Friday’s Headlines: Rainy and Cold Edition

OK, so maybe it won’t be a gorgeous weekend, but at least the kids have off from school on Monday.

Ponder that as you take in today’s headlines:

  • By all measures, the paired protected lanes on 43rd and Skillman avenues in Sunnyside are doing great. So come celebrate them on Nov. 10 or protest them on Nov. 18, when the bizarrely named “Queens Streets for All” complains that the lanes have hurt business and endangered the public (when, in fact, they have done the opposite). (Queens Chronicle)
  • Meanwhile, Bike Snob put it succinctly.
  • Stand clear of the changing announcements. (NY Times)
  • Another Queens pedestrian was killed by a driver. (NYDN)
  • The MTA is trying something new to get trains to move faster. (NY1)
  • The guy who used to run Citi Bike is now working for Virgin’s hyperloop. (The Verge)
  • Friend of Streetsblog Joel Epstein points out why the MTA’s “Adopt a Station” program is going so badly. (Crain’s)
  • The great Neil Demause takes a deep and exhaustive dive on Amazon’s proposed move to Long Island City — and finds that there are a lot of unanswered questions. (Old man editor’s note: Hey, kids, this is a perfect example of a diligent reporter taking the extra day to get a lot more details than everyone else had.) (Gothamist)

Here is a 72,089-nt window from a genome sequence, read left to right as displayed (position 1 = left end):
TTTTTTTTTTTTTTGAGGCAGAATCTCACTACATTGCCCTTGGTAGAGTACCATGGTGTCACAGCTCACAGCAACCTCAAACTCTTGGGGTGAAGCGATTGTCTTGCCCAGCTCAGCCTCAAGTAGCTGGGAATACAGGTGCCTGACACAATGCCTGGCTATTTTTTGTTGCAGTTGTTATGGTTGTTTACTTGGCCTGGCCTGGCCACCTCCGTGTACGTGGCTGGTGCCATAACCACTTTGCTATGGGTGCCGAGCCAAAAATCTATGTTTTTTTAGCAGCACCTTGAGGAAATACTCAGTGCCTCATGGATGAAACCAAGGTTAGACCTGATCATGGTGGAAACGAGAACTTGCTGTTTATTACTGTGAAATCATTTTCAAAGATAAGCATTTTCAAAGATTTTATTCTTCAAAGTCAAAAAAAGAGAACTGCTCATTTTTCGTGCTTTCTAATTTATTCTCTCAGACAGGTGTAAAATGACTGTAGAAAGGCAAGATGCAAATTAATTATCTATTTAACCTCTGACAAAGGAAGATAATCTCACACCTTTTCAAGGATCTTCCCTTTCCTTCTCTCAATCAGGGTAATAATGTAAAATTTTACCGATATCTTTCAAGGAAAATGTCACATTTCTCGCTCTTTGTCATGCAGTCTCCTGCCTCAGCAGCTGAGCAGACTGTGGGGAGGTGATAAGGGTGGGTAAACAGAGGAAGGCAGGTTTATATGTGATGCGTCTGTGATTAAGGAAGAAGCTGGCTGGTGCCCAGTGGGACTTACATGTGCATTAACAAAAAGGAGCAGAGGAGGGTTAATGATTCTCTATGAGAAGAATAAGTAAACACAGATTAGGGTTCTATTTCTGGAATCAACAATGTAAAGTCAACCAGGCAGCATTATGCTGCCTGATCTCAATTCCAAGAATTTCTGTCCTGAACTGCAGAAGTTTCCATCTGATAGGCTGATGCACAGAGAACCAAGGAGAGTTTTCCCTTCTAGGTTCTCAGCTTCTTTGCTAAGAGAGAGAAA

• Meanwhile, the Times also looks into the broader implications of the Amazon economy.
  • And, finally, a California woman threw a birthday party on the J train. (NY Post)
  • Joe R.

    How about just removing the timers, except the ones protecting sharp curves? It defies logic to have timers on some dead straight express runs, but the MTA does exactly that. Also, restore the trains to their original performance specs.

    I also don’t know how a timer can “go out of calibration”. A cheap quartz watch has an accuracy of 15 seconds per month, or 0.0006%. It shouldn’t be hard for timers to hold calibration to, say, 0.1 mph. I’d love to know exactly what they’re using to time out the interval. It certainly isn’t a quartz oscillator if the timers are this badly out of calibration. Maybe it’s a 1955 era Mickey Mouse watch, although even that could probably keep time to within a few tenths of a percent.